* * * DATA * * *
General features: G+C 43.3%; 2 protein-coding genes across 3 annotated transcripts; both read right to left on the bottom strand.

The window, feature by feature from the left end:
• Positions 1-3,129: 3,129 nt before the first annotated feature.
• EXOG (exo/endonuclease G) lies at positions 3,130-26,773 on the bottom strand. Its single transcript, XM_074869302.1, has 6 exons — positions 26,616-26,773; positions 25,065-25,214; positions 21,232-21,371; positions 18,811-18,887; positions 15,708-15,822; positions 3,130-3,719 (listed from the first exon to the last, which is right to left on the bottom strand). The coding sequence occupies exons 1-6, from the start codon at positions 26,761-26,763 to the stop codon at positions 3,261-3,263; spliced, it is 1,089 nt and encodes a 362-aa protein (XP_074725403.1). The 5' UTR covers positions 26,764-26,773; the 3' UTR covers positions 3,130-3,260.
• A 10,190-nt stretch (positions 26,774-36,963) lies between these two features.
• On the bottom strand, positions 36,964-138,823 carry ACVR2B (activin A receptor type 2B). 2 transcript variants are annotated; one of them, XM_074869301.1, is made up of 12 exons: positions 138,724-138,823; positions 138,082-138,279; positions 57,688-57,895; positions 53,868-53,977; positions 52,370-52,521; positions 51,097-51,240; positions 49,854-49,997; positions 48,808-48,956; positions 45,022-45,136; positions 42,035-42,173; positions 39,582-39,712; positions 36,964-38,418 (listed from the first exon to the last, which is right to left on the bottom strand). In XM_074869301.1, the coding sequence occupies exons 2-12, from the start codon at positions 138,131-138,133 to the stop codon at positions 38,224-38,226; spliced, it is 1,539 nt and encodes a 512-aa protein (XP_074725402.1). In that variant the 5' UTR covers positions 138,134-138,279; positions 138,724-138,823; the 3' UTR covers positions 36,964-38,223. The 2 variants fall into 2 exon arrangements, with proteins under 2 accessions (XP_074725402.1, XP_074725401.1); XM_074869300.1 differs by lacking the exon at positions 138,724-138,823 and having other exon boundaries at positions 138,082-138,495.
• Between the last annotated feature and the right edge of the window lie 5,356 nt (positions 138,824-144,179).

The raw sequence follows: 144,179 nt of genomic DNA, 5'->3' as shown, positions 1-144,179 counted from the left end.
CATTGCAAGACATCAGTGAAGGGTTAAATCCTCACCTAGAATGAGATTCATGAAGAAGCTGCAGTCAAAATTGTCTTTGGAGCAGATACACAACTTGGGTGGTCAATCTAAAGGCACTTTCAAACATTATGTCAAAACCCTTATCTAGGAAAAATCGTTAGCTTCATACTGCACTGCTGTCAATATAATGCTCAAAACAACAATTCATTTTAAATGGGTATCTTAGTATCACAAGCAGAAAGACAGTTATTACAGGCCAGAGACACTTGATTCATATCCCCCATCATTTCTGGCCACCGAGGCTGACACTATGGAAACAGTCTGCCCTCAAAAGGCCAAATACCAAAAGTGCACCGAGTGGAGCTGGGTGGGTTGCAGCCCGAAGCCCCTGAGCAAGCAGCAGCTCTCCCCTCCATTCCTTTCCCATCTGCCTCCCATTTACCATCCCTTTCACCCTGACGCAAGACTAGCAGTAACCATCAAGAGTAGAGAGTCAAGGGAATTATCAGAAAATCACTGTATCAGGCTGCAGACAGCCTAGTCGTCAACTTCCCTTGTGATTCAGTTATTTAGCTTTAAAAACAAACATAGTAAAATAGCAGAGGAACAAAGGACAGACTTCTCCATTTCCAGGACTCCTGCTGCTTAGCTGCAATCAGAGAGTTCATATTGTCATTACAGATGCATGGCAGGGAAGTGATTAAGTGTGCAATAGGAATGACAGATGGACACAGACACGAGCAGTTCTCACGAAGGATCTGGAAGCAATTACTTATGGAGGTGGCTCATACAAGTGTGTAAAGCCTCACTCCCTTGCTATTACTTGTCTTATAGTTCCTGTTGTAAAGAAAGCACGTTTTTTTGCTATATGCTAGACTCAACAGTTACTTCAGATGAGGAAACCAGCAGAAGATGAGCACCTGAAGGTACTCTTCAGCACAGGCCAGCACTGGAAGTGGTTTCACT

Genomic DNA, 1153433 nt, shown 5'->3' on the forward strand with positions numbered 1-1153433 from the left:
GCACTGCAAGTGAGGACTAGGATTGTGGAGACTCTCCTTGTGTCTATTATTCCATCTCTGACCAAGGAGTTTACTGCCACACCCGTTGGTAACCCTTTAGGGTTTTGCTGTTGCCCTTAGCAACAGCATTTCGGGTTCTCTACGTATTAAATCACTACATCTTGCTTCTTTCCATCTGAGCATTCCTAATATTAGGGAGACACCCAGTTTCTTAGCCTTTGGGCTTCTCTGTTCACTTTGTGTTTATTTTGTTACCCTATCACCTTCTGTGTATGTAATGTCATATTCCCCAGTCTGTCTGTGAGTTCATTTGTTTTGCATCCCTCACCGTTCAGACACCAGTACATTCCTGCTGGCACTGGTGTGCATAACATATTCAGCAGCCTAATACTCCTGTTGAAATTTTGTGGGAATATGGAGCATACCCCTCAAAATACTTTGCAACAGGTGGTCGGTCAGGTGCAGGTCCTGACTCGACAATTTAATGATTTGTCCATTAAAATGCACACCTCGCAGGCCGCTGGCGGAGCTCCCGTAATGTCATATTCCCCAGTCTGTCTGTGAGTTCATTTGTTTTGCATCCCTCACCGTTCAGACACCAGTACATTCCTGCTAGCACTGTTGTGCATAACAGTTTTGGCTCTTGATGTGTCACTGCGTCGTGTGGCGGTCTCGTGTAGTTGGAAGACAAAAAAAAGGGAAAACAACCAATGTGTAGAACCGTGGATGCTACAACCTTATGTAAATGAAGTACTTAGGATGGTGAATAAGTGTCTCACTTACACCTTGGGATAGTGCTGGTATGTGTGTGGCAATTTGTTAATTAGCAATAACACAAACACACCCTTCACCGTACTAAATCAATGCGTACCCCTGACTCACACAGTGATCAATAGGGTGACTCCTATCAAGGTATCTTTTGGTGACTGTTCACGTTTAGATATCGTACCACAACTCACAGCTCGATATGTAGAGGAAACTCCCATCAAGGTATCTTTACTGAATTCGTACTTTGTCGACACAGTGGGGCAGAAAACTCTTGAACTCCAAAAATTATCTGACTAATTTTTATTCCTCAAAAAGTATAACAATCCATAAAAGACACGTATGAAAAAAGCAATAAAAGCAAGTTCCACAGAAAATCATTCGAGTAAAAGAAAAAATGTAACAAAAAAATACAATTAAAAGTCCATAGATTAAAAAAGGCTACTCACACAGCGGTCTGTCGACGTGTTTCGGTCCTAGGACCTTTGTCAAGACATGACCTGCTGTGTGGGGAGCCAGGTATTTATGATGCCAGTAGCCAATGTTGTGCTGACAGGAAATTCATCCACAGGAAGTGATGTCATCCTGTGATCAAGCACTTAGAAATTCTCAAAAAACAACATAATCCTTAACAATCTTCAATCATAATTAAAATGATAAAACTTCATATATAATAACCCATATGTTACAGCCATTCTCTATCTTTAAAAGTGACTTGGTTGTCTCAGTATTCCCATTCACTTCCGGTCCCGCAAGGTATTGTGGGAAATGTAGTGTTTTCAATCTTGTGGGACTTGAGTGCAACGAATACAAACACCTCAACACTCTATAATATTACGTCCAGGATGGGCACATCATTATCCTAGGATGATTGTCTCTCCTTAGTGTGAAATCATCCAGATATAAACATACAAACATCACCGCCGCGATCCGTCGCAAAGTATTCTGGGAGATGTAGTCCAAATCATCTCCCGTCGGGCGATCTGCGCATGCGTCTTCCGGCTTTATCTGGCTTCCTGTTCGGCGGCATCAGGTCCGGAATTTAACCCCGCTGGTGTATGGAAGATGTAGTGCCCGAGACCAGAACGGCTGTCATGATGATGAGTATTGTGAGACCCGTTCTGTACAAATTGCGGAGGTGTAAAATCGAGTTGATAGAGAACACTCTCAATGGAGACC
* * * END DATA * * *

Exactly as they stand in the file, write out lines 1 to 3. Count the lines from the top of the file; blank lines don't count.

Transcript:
General features: G+C 43.3%; 2 protein-coding genes across 3 annotated transcripts; both read right to left on the bottom strand.

The window, feature by feature from the left end:
• Positions 1-3,129: 3,129 nt before the first annotated feature.